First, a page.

Book Review: ‘The Seven or Eight Deaths of Stella Fortuna’

Since I’ve finished Juliet Grames’ debut novel, The Seven or Eight Deaths of Stella Fortuna, my mind has been in somewhat of a haze. This is a good thing. That’s how I know I’ve read a really good book.

IMG_3374.JPGThere is so much to this novel; so much heartbreak and power. It will be hard for me to eloquently explain how much I loved this book, but I will do my best!

My introduction to this book started by being introduced to the author herself. One chilly evening, I drove from my workplace in downtown Hartford to Breakwater Books in Guilford, Connecticut, to meet and have dinner with author Juliet Grames.

 

I didn’t know much about her debut novel, so I spent the days before the event reading and researching. I read the novel’s positive reviews and the impact it has made on Italian-American women and families. I read about how it effectively portrays what Italian immigrants faced when they emigrated to America, and what the women faced in their small villages in Italy after their husbands left them behind.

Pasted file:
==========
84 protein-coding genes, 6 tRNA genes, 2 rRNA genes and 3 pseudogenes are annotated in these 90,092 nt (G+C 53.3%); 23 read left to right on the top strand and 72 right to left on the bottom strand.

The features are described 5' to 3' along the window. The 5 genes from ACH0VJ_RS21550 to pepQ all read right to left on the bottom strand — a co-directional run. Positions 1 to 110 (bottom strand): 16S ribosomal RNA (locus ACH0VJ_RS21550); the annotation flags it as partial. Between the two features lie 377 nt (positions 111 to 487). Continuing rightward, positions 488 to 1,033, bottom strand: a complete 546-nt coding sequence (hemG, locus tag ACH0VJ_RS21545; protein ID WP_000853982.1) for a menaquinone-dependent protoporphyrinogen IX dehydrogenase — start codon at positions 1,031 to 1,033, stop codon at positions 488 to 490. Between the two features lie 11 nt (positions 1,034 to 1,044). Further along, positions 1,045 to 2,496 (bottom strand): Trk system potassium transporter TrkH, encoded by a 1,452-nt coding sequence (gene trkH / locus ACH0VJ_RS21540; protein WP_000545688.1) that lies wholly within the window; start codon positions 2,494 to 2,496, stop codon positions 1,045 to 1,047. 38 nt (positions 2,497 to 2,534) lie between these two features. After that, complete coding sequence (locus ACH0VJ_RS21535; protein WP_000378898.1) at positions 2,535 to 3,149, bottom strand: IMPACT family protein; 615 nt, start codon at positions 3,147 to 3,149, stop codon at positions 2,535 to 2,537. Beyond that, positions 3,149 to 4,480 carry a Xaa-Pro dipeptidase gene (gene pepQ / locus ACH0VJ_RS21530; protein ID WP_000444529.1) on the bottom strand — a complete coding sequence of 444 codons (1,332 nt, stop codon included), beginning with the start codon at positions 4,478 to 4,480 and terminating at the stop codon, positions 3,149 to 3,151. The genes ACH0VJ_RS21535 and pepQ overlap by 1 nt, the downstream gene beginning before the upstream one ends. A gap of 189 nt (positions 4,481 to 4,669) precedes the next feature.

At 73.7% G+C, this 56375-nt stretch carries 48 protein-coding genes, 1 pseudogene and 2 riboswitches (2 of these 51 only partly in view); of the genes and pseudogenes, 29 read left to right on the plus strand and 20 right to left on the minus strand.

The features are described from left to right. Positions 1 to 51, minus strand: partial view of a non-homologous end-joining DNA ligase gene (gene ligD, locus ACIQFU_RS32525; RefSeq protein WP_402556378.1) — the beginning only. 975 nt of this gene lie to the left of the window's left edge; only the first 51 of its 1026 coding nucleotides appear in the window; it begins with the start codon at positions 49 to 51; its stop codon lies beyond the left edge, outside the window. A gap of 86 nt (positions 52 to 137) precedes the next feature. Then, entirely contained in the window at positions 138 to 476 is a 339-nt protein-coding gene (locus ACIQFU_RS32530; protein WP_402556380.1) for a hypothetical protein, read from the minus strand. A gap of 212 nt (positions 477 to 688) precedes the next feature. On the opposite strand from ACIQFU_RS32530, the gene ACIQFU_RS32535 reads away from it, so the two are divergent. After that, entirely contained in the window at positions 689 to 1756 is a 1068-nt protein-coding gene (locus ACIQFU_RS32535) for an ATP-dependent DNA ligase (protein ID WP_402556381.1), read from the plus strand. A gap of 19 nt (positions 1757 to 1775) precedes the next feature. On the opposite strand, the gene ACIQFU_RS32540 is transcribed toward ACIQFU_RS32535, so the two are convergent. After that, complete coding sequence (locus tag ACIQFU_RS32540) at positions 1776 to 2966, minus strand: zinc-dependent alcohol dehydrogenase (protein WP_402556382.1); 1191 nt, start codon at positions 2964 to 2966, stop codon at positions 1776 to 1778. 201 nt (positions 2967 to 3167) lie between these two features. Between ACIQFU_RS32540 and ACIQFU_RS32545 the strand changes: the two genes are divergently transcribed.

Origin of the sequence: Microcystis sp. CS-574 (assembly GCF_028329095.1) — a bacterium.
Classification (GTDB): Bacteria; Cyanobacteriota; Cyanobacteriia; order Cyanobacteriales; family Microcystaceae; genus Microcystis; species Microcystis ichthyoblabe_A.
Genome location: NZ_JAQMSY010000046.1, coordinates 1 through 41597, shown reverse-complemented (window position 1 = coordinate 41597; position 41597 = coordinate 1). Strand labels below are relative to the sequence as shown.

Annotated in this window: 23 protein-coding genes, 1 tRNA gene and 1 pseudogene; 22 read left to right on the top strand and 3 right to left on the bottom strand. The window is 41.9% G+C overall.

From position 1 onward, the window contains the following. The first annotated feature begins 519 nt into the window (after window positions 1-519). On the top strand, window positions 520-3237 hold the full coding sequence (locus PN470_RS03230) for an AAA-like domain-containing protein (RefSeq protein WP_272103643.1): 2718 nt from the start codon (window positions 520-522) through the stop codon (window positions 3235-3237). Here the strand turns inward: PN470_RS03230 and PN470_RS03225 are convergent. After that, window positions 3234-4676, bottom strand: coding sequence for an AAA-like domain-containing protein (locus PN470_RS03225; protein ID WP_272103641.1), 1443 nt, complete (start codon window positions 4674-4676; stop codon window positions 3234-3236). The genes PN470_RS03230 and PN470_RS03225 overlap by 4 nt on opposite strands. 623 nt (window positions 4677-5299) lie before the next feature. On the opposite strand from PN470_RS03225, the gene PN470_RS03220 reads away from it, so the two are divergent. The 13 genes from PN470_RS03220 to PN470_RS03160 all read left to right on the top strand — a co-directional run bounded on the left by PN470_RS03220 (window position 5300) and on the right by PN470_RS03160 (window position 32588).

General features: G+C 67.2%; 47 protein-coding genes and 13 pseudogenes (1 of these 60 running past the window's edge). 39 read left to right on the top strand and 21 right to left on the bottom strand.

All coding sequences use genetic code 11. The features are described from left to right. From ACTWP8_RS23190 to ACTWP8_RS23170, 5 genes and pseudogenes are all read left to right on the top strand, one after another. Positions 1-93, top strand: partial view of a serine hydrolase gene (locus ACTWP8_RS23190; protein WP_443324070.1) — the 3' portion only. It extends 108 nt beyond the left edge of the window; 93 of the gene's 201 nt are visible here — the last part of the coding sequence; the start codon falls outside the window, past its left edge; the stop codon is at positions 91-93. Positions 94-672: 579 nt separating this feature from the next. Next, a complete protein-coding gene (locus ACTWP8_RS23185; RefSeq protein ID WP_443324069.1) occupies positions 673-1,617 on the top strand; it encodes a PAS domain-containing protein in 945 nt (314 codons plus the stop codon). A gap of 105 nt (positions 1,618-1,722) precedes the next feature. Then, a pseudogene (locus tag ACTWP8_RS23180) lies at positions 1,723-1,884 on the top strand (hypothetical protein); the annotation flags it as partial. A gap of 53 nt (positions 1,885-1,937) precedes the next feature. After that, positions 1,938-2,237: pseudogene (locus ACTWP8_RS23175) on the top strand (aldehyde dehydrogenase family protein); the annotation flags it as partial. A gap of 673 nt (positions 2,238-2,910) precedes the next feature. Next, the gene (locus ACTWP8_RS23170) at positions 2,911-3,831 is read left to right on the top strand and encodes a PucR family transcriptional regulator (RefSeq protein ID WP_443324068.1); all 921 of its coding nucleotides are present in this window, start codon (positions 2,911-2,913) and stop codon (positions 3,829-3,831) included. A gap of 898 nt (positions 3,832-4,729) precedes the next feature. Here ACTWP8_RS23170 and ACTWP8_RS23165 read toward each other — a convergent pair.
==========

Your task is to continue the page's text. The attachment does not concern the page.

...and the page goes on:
Synopsis

From Calabria to Connecticut: A sweeping family saga about sisterhood, secrets, Italian immigration, the American dream, and one woman’s tenacious fight against her own fate.

For Stella Fortuna, death has always been a part of life. Stella’s childhood is full of strange, life-threatening incidents—moments where ordinary situations like cooking eggplant or feeding the pigs inexplicably take lethal turns. Even Stella’s own mother is convinced that her daughter is cursed or haunted.

In her rugged Italian village, Stella is considered an oddity—beautiful and smart, insolent and cold. Stella uses her peculiar toughness to protect her slower, plainer baby sister Tina from life’s harshest realities. But she also provokes the ire of her father Antonio: a man who demands subservience from women and whose greatest gift to his family in his absence.